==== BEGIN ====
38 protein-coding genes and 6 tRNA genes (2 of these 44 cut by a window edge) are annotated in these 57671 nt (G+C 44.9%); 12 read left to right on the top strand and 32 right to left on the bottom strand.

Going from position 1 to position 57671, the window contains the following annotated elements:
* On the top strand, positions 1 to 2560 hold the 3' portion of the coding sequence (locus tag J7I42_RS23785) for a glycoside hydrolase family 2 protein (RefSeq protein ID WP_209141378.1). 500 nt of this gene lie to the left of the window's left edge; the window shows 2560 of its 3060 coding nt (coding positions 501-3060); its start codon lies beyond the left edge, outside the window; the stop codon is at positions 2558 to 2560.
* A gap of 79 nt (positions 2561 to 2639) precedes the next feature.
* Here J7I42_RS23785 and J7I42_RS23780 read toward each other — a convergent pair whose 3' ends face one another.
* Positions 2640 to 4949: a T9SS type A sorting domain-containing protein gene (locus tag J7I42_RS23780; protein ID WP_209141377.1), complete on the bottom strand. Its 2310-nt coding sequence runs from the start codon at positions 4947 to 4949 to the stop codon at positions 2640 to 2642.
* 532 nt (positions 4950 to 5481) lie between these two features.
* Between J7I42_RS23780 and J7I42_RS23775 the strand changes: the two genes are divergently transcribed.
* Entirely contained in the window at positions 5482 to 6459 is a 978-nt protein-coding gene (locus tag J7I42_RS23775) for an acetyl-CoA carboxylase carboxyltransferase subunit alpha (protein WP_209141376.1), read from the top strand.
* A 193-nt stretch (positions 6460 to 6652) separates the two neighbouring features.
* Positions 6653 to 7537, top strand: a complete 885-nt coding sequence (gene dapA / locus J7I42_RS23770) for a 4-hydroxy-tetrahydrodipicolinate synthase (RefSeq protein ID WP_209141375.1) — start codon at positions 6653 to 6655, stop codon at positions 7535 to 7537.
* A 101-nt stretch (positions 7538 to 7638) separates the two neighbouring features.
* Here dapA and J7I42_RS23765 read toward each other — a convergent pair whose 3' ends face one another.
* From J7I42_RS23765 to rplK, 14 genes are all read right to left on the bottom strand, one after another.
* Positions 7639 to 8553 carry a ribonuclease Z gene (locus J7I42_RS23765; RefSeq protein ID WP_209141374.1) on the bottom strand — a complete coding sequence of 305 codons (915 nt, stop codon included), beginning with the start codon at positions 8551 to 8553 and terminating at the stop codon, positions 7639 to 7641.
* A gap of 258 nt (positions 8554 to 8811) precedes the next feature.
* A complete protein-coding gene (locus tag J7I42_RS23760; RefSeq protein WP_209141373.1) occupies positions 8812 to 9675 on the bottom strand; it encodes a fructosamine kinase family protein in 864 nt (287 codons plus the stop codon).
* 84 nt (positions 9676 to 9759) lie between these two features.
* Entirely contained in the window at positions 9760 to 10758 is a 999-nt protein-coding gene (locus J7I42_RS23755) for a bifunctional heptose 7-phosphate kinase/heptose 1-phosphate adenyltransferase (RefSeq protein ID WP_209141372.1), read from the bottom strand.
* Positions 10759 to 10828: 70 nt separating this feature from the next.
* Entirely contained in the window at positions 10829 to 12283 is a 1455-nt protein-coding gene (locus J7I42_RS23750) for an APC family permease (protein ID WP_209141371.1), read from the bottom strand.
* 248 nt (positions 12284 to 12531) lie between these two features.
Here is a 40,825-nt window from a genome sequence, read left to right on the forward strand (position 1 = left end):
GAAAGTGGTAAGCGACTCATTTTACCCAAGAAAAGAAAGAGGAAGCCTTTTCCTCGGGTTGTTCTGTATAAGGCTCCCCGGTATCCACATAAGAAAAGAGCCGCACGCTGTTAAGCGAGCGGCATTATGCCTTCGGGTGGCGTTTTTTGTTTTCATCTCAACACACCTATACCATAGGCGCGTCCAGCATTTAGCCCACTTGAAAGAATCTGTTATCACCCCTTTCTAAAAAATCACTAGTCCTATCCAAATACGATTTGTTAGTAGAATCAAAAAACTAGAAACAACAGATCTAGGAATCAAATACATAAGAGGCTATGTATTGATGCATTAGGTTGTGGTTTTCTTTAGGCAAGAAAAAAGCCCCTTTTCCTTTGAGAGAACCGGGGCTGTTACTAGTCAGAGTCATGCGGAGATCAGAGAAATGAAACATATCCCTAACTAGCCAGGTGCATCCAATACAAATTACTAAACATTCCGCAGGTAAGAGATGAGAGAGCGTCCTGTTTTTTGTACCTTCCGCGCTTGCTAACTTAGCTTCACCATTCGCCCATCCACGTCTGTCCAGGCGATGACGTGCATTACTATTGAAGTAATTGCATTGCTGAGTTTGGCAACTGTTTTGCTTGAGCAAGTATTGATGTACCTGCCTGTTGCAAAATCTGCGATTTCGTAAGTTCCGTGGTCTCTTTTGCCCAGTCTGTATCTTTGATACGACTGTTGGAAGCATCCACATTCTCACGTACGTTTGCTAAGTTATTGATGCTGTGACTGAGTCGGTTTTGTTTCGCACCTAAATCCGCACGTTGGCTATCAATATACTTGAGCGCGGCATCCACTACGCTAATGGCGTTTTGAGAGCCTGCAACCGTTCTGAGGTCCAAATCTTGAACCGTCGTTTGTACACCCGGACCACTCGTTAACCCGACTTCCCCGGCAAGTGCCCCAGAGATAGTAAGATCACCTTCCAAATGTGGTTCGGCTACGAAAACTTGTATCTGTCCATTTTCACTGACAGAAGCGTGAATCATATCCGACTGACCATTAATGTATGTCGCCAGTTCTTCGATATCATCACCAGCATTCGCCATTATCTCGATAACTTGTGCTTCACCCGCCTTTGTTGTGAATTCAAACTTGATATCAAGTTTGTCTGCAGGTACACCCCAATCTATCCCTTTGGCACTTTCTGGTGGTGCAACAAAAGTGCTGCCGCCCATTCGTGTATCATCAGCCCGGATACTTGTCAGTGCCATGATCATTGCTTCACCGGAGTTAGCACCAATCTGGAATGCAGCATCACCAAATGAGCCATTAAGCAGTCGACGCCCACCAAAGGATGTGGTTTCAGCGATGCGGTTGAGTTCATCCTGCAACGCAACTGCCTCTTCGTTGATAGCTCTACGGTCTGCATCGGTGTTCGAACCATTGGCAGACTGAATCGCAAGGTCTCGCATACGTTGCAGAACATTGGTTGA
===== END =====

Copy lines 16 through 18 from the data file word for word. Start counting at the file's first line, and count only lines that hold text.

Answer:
* A gap of 258 nt (positions 8554 to 8811) precedes the next feature.
* A complete protein-coding gene (locus tag J7I42_RS23760; RefSeq protein WP_209141373.1) occupies positions 8812 to 9675 on the bottom strand; it encodes a fructosamine kinase family protein in 864 nt (287 codons plus the stop codon).
* 84 nt (positions 9676 to 9759) lie between these two features.